BULLETIN: BELOW IS A STORY POSTED OCTOBER 21st. ON NOVEMBER 15th NEWS REPORTS OUT OF CDNN NEWS SAY THAT JOHNSIE HUDSPETH 59, A REALTOR IN ELKIN, FLORIDA DIED AFTER SHE ENCOUNTERED PROBLEMS WHILE DIVING OFF THE AMORAY DIVE BOAT ( THE SAME OUTFIT THAT LARRY REEVES WAS DIVING WITH WHEN HE DOVE ON THE BENWOOD) AT MOLASSES REEF. (MOLASSES REEF IS ADJACENT TO THE BENWOOD).
Dive boats operating within the John Pennekamp State Park Underwater Preserve have been taking divers to the wreck of the Benwood for 50 years. Picturesque. Shallow (50ft max,) close to shore, the Benwood is considered a safe dive and is suitable for novice scuba divers. However on Tuesday August 20th, the body of a diver was pulled from the Florida Keys waters close to the Benwood.
According a U.S. Coast Guard press release, a 67-year-old Blount County man died Tuesday in a scuba accident in the Florida Keys. Larry Reeves of Maryville, TN was diving on or near the Benwood wreck dive site, four miles east of Rodriguez Key, according to the Coast Guard.
Crew members from the Coast Guard Station in Islamorada responded about 2:30 p.m. to a call from the Coral Princess I (a glass bottom snorkeling boat that was being used for an Army Ranger training charter) of an unconscious diver on the Key Largo flat-top pontoon dive boat The Amoray. Reeves was brought on board the Coral Princess 1 and off-duty Army and Navy medical personnel who were on the glass bottom boat began administering CPR. After 20-minutes CPR efforts were reportedly ended.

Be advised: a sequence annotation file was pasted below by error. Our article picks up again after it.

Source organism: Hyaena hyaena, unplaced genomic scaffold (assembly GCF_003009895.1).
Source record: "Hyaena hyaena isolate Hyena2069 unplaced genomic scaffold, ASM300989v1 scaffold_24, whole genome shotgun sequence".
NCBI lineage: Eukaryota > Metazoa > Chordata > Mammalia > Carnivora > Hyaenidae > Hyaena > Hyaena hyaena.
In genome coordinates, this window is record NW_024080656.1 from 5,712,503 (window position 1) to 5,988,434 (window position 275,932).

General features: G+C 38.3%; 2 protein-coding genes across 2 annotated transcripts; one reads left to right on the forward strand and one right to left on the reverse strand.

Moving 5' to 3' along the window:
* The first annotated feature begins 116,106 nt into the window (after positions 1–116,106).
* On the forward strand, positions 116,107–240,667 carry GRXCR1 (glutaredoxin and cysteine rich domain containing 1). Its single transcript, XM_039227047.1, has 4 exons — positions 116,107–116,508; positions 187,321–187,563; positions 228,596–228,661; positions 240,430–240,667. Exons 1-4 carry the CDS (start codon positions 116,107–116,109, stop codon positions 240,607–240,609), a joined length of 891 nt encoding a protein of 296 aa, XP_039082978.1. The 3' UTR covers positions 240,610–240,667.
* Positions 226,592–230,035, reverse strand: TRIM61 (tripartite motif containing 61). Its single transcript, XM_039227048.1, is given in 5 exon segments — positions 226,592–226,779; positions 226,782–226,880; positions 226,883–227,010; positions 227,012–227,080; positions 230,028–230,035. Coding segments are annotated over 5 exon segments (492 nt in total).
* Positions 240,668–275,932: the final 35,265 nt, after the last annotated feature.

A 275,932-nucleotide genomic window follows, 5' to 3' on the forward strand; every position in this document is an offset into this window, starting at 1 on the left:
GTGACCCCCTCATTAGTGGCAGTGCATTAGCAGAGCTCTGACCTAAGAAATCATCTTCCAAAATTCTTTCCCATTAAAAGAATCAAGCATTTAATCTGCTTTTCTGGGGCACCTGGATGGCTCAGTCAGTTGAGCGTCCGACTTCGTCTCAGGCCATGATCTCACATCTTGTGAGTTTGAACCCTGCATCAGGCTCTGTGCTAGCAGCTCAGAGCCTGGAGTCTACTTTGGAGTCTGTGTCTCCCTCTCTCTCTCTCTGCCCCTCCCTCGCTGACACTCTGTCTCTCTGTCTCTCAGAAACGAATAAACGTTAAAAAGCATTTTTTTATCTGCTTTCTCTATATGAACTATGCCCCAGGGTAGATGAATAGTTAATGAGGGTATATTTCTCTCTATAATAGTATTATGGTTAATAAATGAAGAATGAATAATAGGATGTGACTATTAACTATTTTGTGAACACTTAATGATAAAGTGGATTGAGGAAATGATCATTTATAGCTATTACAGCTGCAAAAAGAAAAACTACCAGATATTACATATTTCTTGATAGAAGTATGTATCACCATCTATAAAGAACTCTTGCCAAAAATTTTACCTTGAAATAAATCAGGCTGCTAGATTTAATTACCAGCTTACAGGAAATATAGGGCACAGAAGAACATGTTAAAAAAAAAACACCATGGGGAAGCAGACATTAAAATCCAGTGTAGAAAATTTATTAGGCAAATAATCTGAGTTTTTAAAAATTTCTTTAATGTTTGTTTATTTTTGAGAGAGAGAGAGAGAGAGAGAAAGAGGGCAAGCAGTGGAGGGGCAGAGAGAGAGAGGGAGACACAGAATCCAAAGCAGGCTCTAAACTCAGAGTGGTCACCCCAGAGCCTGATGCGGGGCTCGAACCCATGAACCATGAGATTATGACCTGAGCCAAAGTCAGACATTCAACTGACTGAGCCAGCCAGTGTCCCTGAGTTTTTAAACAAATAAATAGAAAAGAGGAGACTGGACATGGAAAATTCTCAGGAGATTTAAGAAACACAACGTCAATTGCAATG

A Coast Guard crew escorted the two boats to the Port Largo Marina where marine casualty investigators and deputies from the Monroe County Sheriff’s Office were waiting to begin investigations into the incident.
UPDATE: Two days after the death of Mr. Reeves, a TN TV station is quoting his wife as saying that she was in the water as his scuba-diving partner when the accident happened -- she said that he became unconscious shortly after entering the water Tuesday afternoon to explore the Benwood.
The Benwood, a WW2 Victory ship was sunk in 1942 after colliding with another ship - The Tuttle - both were travelling without lights to avoid German submarines. Because she was close to shore much of the ship was stripped before being declared a protected wreck in 1959.
I used the Benwood for a photo shoot earlier this year. The picture above was taken beside the coral encrusted bow. The bow is the most intact part of the ship. One Florida dive website describes why the ship is popular with divers: "the primary deck has been punctured in many places forming a network of "nooks and crannies." These provide important fish habitat but are not large enough to allow diver entry."
Much of the is scattered around the bottom, making for an interesting, photo friendly dive. So safe is the dive that can be a waiting line of charter boats to moor up to the Benwood's marker buoys.
Obituary for the late Larry Reeves: http://www.legacy.com/obituaries/knoxnews/obituary.aspx?n=larry-herman-reeves&pid=134831111
CUTLINE - Knoxnews TV posted a map showing the location of the Benwood Wreck and where the body of a Maryville TN diver was found.
Stephen Weir photographing the hull of the Benwood - February 2009.